What are Biomere?

Certified biodegradable waxes!
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Highest Quality Standards

BIOMERE® brand.  That stands for certified biodegradable / compostable waxes

Long-lasting quality product. Of course, BIOMERE meet the well-known quality standards of DEUREX AG.

Many years of experience. For more than 30 years, DEUREX AG has established itself as one of the most innovative companies within the world of waxes. 

Ready-to-Use. Delivery forms tailored to applications. Biomers are directly applicable as granulate, micronisate or as aqueous dispersion and emulsion.

Substitute for polymer additives

Surface properties.  BIOMERE ensure perfect surface properties, such as high resistance (UV, Temperature, Chemical, Abrasion, Water, etc.) or optical properties (Gloss, Matting, Smoothness, etc.).

Additional functions. Same performance and properties as non-degradable polymers, so they serve as emulsifiers, abrasives, lubricants, opacifiers, liquid absorbers, binders, flocculants, and more.

Cost of production. The costs correspond to those of conventional polymer waxes.

Biodegradability*

Individual time period.  Biodegradability adapted to specific final product. The requirement of your specific application determines how long it takes for the BIOMER to biodegrade.

Speed.  The speed of biodegradation also depends on the life cycle of the final product and can be adapted. 

Durability. We guarantee a shelf life of at least 12 months in dry containers as granulate, prills, powder or as micronisate. BIOMERE biodegrade only when beein in the aquatic environment. 

*according to the definition of the ECHA and REACH  
True Sustainability

Free of microplastics. Unlike conventional polymeric additives, no microplastics emerges from BIOMERE.

Biodegradability*. BIOMERE degrade biologically as soon as they are exposed to the aquatic environment. We deliberately do not use misleading terms such as "renewable", "recyclable", "bio-based". In the end, only biodegradability guarantees real ecological added value! 

Compliant with EU Directives (2019/904). Die EU hat das Problem von Mikroplastik erkannt und damit begonnen den Eintrag bestimmte Kunststoffprodukte in die Umwelt zu reduzieren, indem der Einsatz von bewusst eingesetztem Mikroplastiks industriespezifisch reglementiert wird (z.B. EU 2019/1009).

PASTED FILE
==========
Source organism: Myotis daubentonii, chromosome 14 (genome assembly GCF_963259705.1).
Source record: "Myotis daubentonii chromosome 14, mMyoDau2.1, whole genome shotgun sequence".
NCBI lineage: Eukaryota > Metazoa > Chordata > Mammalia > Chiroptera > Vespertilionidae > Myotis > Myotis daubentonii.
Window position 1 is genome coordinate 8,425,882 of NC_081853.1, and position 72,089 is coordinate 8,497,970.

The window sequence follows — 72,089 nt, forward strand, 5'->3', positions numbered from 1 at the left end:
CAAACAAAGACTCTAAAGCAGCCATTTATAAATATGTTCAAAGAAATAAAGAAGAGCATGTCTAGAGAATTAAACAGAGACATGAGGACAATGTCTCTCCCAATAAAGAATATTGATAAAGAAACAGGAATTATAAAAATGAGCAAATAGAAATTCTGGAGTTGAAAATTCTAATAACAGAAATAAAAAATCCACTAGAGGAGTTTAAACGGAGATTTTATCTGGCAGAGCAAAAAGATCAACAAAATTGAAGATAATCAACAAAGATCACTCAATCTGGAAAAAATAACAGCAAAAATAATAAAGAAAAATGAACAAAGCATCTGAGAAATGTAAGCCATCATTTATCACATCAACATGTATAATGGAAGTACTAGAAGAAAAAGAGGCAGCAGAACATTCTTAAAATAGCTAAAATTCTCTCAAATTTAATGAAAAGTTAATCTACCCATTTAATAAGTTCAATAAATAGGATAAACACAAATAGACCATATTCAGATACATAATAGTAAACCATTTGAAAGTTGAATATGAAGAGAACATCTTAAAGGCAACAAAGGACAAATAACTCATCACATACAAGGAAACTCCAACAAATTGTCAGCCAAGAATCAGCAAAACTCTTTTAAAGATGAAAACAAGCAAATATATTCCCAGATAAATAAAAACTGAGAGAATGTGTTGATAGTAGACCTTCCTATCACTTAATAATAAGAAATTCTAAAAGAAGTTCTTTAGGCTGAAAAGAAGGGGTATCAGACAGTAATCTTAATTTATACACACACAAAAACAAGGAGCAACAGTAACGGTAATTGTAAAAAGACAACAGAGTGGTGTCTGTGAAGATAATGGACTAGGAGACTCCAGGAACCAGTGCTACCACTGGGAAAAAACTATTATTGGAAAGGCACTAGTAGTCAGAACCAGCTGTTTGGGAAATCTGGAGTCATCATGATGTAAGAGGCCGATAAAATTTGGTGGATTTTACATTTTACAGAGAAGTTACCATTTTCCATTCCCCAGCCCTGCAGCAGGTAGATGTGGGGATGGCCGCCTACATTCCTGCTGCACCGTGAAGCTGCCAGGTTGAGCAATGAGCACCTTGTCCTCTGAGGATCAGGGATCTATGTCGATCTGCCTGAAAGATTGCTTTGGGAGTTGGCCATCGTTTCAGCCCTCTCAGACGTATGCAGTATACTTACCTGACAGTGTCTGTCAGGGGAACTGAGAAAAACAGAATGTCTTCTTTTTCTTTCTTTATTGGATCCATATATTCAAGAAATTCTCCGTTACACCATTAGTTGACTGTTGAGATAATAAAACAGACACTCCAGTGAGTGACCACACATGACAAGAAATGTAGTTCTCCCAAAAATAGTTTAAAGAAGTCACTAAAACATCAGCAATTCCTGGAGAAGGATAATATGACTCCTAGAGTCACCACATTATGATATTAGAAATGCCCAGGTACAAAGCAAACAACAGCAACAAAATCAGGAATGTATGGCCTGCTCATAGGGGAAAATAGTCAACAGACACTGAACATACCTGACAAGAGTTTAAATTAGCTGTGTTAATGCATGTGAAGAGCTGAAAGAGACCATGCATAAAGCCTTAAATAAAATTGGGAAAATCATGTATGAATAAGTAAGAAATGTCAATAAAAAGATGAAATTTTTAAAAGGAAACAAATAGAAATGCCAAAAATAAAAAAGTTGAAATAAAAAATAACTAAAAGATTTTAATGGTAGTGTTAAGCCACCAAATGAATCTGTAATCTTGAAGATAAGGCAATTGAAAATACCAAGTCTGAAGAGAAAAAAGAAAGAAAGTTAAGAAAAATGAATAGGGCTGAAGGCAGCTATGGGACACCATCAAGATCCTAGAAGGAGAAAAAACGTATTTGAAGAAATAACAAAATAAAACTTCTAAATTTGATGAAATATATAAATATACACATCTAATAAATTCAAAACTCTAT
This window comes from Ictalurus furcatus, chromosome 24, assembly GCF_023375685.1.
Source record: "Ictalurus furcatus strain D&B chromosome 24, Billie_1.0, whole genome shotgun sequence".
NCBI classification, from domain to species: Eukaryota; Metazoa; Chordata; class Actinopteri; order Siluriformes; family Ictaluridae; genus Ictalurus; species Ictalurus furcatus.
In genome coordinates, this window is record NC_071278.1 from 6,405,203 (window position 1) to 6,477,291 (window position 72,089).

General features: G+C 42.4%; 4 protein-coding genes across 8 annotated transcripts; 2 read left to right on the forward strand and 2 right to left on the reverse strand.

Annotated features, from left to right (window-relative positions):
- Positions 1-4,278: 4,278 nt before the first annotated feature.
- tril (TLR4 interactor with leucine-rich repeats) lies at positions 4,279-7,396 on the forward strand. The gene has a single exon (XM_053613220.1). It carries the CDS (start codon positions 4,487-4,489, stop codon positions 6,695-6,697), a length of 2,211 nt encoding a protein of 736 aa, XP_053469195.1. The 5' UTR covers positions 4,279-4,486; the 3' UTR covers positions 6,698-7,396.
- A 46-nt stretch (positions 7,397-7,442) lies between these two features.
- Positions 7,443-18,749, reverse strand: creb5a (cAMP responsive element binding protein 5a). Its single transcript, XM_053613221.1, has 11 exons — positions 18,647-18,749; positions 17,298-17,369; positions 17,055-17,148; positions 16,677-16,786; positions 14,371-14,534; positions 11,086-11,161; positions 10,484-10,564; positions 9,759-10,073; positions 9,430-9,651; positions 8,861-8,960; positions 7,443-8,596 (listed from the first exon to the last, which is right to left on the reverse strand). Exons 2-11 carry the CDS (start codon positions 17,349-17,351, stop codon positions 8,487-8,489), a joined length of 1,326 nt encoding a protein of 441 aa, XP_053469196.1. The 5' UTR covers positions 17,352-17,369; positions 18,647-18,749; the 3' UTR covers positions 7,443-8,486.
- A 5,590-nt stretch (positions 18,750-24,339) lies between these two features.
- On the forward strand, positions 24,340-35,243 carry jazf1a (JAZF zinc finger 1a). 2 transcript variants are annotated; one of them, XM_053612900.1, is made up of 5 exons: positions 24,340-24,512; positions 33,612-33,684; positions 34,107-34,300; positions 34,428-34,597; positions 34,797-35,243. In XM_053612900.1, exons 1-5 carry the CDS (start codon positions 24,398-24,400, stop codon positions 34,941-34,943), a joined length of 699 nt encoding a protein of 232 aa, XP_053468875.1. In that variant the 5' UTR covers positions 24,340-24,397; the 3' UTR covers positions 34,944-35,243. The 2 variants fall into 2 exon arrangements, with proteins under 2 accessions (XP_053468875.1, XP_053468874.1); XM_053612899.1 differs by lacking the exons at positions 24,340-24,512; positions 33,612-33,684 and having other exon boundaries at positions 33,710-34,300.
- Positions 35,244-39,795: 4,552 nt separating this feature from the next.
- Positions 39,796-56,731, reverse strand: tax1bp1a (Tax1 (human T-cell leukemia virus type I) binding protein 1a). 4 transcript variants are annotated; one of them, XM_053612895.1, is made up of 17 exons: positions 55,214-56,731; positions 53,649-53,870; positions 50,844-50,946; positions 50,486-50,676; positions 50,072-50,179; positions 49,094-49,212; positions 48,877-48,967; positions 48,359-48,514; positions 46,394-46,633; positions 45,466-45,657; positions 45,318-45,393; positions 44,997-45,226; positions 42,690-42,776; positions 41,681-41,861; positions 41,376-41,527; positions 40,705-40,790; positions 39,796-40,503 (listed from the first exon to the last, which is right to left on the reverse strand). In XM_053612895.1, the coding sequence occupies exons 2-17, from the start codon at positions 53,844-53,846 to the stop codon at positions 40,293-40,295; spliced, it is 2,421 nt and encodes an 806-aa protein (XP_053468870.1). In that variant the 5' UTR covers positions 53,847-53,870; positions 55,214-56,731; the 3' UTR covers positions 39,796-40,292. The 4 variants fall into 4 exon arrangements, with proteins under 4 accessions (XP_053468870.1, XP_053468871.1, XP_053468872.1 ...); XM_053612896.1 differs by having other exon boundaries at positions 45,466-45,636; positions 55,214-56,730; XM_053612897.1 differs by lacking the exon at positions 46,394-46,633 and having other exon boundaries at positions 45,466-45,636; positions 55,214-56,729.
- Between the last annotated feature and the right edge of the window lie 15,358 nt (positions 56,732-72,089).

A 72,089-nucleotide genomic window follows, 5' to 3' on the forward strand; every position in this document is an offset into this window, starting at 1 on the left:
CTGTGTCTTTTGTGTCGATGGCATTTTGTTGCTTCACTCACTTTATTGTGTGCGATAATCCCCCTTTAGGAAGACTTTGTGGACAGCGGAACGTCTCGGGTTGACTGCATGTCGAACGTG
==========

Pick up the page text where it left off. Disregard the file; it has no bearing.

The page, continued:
Why Biomere?

Avoids the creation of microplastics!

Around three quarters of the plastic that ends up in the environment in Germany (330,000 out of 446,000 tons) is microplastic. The small particles spread rapidly in the environment and have longe since entered the food chain (WWF).

What exactly is microplastic?

Plastic is a synthetically produced polymer (FAQ).

A polymer in fragmented form (<5mm) ist Mikroplastik und ist mit dem bloßen Auge nicht zu erkennen (DG Environment (2017), P.8).

In addition to the typical, omnipresent plastic, there are also polymer additives. Such additives are deliberately used in everyday products with the aim of achieving specific material properties. These forms of plastic place a very high burden on the environment. 

We know polymers under the designations "PA (Polyamide), PC (Polycarbonate), PE (Polyethylene), PEEK (Polyether ether ketone), PET (Polyethylene terephthalate), PHA (Polyhydroxyalkanoate), PLA (Polylactic acid), PMMA (Polymethyl metharyclate), PP (Polypropylene), PU (Polyurethane) (Federal Environment Agency, 2015).

Where is microplastic found?

Microplastics can now be found in almost all areas of the environment. It is suspected that microplastics occur almost everywhere. Through atmospheric transport, the small particles reach any place on the planet. In fact, microplastics have already been detected in all German waters. Microplastics can be found in the deep sea as well as on beaches of uninhabited and remote islands. The deep sea, high-altitude Alpine glaciers and uninhabited beaches are just as affected as the Sahara, our fields and pastures or the Arctic. There, more than 12,000 plastic particles could be detected in one litre of ice.